In the last two decades we saw the disasters brought about by three major volcanic eruptions, Mt. St. Helens in 1980, Divino del Ruiz in 1983 and Mt. Pinatubo in 1991.There are lessons to be learned from these so we may be better prepared for Mt. Ranier.

Mt. St. Helens

Mt. St Helens is an active stratovolcano in Skamania County, Washington in the Pacific Northwest of the United States. The volcano is part of the Cascade Range which forms part of the Cascade Volcanic Arc (Mount St. Helens, (2008), para. 6-7). The Cascade Volcanic Arc is part of the Pacific Ring of Fire. The tectonic settings involved with Mt. St. Helens are the Juan de Fuca Plate, Pacific Plate and North American Plate (Howe and Kramer, (n.d.), illn.2).

Mt. St. Helens has had four major and catastrophic eruptions from the late 15th century to the present. The 1480 and 1482 eruptions were of greater magnitude compared to the May 18, 1980 destructive eruption. A third major eruption occurred in 1800. Several smaller eruptions documented are the November 22, 1842 eruption that emitted ash fall in the surrounding areas and those in 1898, 1903 and 1921 which emitted steam, small explosions and huge rockfall (Mount St. Helens, (2008), para. 31-33).

The catastrophic May 18, 1980 eruption of Mt. St. Helens begun with intense volcanic activity consisting of a series of earthquakes, steam explosions and the swelling of its north flank beginning in late March 1980. At 8:32 in the morning, a 5.1 magnitude earthquake rocked the area setting off the calamitous nine-hour continuous eruption. Seconds after the earthquake, the entire north flank of the volcano collapsed into a fast-travelling landslide bringing with it an explosion of hot gas, steam and large rocks. Snow that melted due to the heat from the volcano brought gushes of water and rocks to the lowlands. Ash spewed out by Mt. St. Helens reached a 57,000 square km. radius of Western United States and traces of it were felt around the world. Sporadic eruptions continued for the next three days (Mount St. Helens, (2008), para. 34-39).

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Major volcanic hazards from the 1980 Mt. St. Helens explosive eruption were earthquakes, fine volcanic ash, ash fall, lahar, pyroclastic flows, debris avalanches, landslides, direct blasts and pyroclastic surges (Riley, (n.d.), para. 2-5).

The 1980 eruption of Mt. St. Helens, the worst in U.S. history, was disastrous to the area. It devastated several hundreds of miles of timber, recreation and private land due to volume of volcanic debris and ash fall.  It destroyed several species of plant life and killed numerous animals. Almost sixty persons were found dead or are missing. Lahar flow rendered the shipping channel of the Columbia River impassable. The ash fall greatly interrupted and hampered travel and brought about widespread economic loss. The threat of floods increased with the erosion of stream beds due to the volcanic deposits (Howe and Kramer, (n.d.), para 4-6).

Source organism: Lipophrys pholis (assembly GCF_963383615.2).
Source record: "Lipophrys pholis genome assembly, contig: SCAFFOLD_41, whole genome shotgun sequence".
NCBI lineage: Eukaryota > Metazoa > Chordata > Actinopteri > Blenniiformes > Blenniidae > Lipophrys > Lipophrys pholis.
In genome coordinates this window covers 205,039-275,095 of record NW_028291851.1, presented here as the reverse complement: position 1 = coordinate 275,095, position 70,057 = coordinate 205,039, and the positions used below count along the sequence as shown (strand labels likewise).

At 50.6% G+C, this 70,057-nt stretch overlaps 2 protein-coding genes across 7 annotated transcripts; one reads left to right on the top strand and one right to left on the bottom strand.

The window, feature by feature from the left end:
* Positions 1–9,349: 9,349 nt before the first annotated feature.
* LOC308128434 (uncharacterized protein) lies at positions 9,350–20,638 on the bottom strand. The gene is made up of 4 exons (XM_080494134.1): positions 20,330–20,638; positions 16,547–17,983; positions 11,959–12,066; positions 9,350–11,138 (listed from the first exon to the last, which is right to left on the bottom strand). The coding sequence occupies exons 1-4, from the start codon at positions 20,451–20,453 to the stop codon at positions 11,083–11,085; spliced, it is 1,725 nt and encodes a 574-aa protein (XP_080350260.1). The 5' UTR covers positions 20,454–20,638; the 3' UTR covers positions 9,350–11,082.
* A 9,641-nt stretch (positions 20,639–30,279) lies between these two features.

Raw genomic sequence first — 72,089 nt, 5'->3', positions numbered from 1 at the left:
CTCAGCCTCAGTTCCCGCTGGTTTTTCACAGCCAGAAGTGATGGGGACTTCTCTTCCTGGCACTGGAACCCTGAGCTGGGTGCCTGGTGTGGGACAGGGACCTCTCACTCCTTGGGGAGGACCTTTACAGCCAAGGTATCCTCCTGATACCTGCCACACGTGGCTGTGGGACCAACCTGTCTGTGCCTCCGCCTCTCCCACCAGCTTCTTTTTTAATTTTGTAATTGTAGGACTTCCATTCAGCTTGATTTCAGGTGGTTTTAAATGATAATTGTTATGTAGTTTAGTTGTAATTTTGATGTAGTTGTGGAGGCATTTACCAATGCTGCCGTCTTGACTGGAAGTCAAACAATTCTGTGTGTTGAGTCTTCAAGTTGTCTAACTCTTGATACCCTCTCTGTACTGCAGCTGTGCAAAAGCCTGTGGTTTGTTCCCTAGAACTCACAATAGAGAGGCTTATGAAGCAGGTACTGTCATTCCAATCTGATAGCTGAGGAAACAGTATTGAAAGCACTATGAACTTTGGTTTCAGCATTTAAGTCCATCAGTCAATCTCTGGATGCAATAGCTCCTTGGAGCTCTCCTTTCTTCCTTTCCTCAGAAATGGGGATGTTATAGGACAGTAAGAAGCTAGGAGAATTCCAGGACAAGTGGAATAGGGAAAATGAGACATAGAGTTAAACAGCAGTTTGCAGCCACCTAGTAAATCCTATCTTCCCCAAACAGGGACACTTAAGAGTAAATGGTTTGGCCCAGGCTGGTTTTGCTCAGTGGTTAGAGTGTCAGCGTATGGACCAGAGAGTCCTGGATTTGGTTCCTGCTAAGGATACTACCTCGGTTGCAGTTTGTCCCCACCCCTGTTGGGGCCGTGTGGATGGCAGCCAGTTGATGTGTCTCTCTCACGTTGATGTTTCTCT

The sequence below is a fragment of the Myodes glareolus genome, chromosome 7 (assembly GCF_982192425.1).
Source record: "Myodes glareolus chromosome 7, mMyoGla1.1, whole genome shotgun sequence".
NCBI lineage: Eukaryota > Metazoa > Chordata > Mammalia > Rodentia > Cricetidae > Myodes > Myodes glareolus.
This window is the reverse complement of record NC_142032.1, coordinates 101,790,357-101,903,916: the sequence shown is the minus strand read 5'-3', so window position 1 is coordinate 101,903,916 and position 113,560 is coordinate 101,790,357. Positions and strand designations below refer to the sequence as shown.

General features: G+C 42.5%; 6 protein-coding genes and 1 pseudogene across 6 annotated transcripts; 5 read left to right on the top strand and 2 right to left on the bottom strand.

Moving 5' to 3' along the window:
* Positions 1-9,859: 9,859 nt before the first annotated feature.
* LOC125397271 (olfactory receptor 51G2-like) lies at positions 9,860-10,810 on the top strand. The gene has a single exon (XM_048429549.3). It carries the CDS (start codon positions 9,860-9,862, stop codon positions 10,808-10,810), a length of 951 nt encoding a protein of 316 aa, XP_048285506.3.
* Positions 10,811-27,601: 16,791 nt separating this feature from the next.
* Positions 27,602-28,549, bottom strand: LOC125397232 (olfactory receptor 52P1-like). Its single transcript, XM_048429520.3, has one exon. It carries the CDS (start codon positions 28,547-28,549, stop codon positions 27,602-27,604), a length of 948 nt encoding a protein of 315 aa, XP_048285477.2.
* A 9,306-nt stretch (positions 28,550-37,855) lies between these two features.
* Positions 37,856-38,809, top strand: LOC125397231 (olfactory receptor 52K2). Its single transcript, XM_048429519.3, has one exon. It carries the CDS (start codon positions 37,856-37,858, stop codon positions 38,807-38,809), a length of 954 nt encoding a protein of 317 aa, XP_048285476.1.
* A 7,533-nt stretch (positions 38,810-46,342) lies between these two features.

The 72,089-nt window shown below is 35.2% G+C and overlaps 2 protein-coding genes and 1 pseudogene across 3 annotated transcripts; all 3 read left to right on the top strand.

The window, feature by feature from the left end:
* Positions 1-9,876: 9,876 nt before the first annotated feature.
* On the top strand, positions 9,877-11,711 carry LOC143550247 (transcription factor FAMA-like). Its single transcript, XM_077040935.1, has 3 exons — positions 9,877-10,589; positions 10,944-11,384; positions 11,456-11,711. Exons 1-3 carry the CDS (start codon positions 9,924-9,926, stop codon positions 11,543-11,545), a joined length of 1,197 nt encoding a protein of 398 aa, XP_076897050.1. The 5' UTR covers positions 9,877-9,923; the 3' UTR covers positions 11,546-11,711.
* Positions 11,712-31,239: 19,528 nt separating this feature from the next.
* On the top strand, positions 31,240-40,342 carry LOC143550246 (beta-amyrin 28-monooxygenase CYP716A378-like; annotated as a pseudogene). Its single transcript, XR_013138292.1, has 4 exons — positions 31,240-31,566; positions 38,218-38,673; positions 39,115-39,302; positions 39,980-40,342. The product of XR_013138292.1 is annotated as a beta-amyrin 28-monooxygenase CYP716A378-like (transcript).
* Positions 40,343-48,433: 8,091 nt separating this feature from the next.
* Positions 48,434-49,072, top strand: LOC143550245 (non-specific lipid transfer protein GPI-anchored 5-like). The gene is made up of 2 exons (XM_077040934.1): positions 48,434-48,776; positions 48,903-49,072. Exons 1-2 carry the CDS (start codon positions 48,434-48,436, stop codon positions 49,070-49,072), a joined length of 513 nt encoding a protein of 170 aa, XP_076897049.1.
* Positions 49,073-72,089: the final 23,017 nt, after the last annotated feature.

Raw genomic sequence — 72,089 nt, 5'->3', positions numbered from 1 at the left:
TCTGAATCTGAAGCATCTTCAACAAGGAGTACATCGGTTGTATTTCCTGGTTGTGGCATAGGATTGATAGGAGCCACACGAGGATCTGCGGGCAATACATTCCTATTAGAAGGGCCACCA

Nevado del Ruiz

Nevado del Ruiz is an active stratovolcano located on the border of Caldas and Tolima in Columbia. It lies within the Pacific Ring of Fire and is one of the volcanoes in the Andean Volcanic Chain of Western America. The tectonic settings for Nevado del Ruiz are the Nazca oceanic plate and the South American continental plate (How Volcanoes Works, (n.d.), para. 1-3).

Nevado del Ruiz is the second most active volcano in Columbia with several small eruptions in the past 700 years and three major eruptions occurring on1585, 1845 and 1985 (How Volcanoes Works, (n.d.), para. 1-3).  

The 1985 explosive eruption of Nevado del Ruiz is South America’s deadliest eruption.  Seismic unrest began in November 1984 with earthquakes and small eruptions. At 3:05 p.m. on November 13, 1985 there was a strong explosion of steam from the volcano. At 9:08 p.m. of the same day, a major eruption occurred bringing with it volcanic hazards such as ash fall, hot, fast moving pyroclastic flows and surge, lahar and mudslides down to surrounding rivers and six major valleys (Topinka, (2009), para. 3-5). In less than four hours, lahar flow into Armero killed three-fourths of its population. (Deadly Lahars from Nevado del Ruiz, 2009, para. 2-9).

The 1985 eruption of Divino del Ruiz was indeed a major disaster as it resulted in catastrophic loss of life and property. In its aftermath were buried towns, more than 23,000 dead in Armero alone, 15,000 livestock destroyed, a large number  of the population were injured and homeless.  The estimated damage brought about this disaster was One Billion US Dollars (How Volcanoes Works, (n.d.), para. 7-8).

Mt. Pinatubo

Mt. Pinatubo is an active stratovolcano located at the boundaries of the Pampanga, Tarlac and Zambales in Southern Luzon in the Philippines. Mt. Pinatubo is part of the Pacific Ring of Fire and the Philippine Fault Zone. It is part of the Luzon Volcanic Arc. The tectonic setting of Mt. Pinatubo is the Western Bataan Lineament (Topinka, (2009), para. 1-5).

Mt. Pinatubo has only had two known major catastrophic eruptions. One was about 35,000 years ago. Mt. Pinatubo then remained dormant for more than 500 years. The second devastating eruption was on June 15, 1991 making it the second most violent and destructive volcanic eruption in the 20th century (Rosenberg, (n.d.), para. 1).